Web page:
Catching the city’s dreams through the lens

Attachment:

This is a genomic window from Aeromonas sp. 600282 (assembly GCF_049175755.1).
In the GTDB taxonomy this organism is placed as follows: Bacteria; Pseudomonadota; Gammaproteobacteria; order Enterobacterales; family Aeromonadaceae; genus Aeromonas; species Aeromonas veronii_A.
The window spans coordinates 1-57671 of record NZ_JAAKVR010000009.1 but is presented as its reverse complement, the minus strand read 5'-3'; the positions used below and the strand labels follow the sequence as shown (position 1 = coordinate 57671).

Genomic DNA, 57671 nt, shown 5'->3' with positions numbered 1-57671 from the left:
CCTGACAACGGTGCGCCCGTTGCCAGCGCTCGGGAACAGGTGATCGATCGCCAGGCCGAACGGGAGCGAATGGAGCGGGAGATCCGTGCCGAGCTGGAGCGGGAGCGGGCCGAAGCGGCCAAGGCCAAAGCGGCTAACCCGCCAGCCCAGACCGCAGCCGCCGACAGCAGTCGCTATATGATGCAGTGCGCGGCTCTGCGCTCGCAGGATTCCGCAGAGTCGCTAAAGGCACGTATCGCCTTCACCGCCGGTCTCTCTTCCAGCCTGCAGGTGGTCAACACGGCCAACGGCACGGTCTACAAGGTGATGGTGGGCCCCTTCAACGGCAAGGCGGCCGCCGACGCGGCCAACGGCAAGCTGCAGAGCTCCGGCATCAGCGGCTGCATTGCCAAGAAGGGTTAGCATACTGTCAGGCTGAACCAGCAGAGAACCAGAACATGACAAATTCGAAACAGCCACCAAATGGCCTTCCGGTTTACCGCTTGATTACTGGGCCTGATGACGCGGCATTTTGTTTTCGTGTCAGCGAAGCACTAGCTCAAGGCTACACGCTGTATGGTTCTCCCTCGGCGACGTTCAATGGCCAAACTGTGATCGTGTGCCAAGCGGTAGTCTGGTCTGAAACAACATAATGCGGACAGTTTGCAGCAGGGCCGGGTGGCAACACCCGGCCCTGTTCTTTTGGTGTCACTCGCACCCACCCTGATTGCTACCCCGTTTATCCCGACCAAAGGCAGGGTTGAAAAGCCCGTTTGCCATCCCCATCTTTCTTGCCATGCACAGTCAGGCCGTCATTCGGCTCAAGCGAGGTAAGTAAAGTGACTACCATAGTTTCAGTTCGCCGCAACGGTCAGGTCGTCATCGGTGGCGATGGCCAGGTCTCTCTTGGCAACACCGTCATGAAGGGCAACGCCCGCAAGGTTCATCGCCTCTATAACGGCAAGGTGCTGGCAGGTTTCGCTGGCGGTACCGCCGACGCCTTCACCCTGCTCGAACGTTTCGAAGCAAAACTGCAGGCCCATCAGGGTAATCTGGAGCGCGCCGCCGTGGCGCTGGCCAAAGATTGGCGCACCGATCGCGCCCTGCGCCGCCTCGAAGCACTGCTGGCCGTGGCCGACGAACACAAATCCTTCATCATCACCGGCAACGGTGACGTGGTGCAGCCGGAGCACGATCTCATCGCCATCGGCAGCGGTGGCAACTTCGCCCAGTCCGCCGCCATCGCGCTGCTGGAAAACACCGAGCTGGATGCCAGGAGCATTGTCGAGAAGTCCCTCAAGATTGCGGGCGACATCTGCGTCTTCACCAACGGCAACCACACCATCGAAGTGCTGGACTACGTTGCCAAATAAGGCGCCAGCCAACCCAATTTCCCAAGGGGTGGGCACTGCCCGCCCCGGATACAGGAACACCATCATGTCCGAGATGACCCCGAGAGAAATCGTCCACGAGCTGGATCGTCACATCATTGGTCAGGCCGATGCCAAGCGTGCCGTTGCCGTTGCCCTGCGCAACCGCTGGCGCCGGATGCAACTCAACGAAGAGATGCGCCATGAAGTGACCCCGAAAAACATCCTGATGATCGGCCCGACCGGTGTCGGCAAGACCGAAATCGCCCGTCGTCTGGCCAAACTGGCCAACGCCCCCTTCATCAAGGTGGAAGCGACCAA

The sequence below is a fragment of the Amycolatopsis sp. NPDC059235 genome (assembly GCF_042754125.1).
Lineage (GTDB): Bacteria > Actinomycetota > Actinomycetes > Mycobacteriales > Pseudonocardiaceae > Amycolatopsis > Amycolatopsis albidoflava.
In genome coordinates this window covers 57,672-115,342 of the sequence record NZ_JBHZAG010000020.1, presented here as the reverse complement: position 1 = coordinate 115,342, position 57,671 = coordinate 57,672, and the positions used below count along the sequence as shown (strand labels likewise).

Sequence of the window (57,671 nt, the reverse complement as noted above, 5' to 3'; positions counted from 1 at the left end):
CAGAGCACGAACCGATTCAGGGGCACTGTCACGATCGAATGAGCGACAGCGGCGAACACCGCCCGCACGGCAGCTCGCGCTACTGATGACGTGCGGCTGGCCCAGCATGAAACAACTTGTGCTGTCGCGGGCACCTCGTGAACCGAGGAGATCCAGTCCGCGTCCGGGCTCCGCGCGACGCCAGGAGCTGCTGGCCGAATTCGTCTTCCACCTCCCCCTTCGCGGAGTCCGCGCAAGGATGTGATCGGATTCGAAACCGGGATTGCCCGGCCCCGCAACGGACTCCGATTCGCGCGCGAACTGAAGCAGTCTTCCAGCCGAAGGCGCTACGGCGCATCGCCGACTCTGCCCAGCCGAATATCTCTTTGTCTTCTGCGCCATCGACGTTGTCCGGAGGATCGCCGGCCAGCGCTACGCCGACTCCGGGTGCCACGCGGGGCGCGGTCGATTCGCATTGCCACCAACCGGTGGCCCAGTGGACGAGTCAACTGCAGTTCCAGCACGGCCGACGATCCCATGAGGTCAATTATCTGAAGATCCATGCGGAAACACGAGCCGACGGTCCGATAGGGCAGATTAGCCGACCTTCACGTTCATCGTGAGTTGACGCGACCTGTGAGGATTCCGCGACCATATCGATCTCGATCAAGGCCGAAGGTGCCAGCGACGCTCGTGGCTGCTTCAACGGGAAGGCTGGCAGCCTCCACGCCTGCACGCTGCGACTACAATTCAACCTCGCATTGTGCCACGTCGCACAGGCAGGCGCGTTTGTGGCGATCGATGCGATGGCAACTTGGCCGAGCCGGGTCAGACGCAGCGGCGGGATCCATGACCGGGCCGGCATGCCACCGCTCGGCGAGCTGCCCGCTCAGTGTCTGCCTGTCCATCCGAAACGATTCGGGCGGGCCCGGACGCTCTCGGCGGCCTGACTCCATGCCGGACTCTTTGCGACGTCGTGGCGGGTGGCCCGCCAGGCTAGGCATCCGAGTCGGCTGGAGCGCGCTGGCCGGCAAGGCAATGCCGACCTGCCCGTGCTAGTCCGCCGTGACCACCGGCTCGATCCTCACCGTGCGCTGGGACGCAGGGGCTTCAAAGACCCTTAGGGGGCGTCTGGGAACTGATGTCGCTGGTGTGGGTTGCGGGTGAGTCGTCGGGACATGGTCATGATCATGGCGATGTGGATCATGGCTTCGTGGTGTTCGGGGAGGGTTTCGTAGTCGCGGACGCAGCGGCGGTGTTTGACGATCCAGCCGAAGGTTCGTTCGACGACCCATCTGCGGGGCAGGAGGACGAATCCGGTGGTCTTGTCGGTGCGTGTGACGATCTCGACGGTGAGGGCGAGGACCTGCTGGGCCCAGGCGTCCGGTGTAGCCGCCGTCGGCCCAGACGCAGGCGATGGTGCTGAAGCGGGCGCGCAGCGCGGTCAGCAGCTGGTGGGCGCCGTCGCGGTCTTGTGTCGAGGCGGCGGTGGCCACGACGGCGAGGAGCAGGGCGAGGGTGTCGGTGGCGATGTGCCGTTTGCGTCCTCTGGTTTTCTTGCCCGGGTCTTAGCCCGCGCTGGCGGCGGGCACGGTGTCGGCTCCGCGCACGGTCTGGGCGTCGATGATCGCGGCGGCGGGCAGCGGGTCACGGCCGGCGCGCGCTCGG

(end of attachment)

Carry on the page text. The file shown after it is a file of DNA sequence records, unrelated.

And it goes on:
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Catching the city’s dreams through the lens 24 February 2014 Dubai-based shutterbug Daniel Cheong says about his escapades as a cityscape photographer and explains why light is the key ingredient for that ideal shot. He has scaled some of Dubai’s tallest skyscrapers to capture the ideal shot, and his image of Dubai’s downtown district emerging from the early morning fog caught the eyes of millions of people around the world. So what is it that makes amateur photographer, Daniel Cheong, tick? Dubai as seen through the lens of Cheong … The city gave him the perfect environment for creating the cityscape images he loves. — KT photos by Rahul Gajjar “It’s the adrenalin rush,” he tells Khaleej Times , before openly admitting he often sneaks onto the rooftops of high-rise buildings to freeze-frame Dubai in all its glory. “I do try to get permission from the building’s management first, but that only ever works out about five per cent of the time.” And on the rare occasions when he does get caught, Cheong says he just flashes a smile. “If they catch me in the act, I tell them straight. Give me access to your building and you can have the photos.” A compromise which usually works, he says. Just for fun Despite shooting more than 70,000 shots of 14,000 different cityscape scenes around the world, Cheong, whose images have garnered more than 10 million views on the photo-sharing site Flickr, says photography is still “just a hobby”. “I’m actually a technical manager for a mobile telecommunications brand here by day. Photography is just my passion.” Snapping his camera lens at different exposures, the self-proclaimed “tech geek” uses different exposures to emphasise the visual dynamism of the world’s modern architecture. He then takes to photoshop, and using a digital blending technique, creates “perfection in terms of the visuals”. “It’s a funny thing really. Because people who have seen my work often visit the cities I capture, then get back to me saying I make it look more amazing than it really is. “I call it eye candy for the people.” The perfect environment With Dubai taking on the role of home for now, Cheong says it’s the perfect environment for creating the cityscape images he loves. And with many of his images published on social networking sites including Facebook and Flickr, it’s the perfect platform enabling his creativity to reach the masses. “My photos have been noticed by several magazines thanks to these sites. Some have even been featured in National Geographic (China), travelling magazines and airline brand publications.” Championing bright, provocative colouring in his works, the Mauritius-born photographer says it’s rare to find black and white shots in his photo collection. “I want to create that idealistic vision, and the excessive use of colour helps me achieve this.” So what’s the most important ingredient for a successful freeze-frame? According to Cheong, the camera and production equipment take a back seat when it comes to getting that right shot, describing light as “a photographers best friend”. Harsh lighting can destroy any photo, so the best time to shoot is before 8am or after 4pm he says. “It’s all about the lighting and composition. I don’t think it’s something you can learn. You either have the knack for it or you don’t.”   See his works Cheong’s debut photo exhibition: ‘Dubai – Lights of Dreams’ is on display at Alliance Francaise in Oud Metha till February 26, and is showcasing 35 of his favourite Dubai stills. With prices ranging from an affordable Dh450 to Dh1,500, he says he’s happy keeping his passion his hobby for now. “It’s not about the money for me. I am happy in my job and I love doing my photography. It’s a form of escapism for me. If I turn it into my career at this point, I will have to branch out into the corporate market and I don’t want to do that.” So for now, Cheong says he’ll continue to juggle his work and hobby, despite a severe lack of sleep in the meantime. For more news from Khaleej Times, follow us on Facebook at , and on Twitter at @khaleejtimes Continue reading →

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